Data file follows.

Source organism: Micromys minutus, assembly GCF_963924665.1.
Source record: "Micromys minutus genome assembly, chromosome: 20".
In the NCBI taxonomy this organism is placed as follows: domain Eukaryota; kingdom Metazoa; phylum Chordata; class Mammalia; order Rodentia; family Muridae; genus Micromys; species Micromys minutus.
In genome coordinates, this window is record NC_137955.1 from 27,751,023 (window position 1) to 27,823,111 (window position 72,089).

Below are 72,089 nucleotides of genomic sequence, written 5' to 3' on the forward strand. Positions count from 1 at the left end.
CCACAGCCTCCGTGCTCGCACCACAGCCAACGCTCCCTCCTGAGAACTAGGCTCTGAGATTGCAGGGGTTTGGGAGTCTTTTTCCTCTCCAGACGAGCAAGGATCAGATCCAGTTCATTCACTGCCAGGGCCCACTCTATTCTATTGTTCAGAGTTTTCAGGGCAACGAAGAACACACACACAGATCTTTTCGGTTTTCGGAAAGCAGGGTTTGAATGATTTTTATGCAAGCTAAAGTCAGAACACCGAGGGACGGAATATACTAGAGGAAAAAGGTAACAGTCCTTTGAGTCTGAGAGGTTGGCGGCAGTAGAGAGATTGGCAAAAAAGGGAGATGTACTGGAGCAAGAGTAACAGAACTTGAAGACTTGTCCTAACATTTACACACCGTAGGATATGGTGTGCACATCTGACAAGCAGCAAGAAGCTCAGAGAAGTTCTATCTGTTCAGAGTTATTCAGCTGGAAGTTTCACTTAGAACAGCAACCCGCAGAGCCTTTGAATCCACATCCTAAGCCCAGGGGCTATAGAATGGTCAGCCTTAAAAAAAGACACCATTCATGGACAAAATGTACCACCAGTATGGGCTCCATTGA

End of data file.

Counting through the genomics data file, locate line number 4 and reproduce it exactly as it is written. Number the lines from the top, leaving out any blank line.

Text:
In genome coordinates, this window is record NC_137955.1 from 27,751,023 (window position 1) to 27,823,111 (window position 72,089).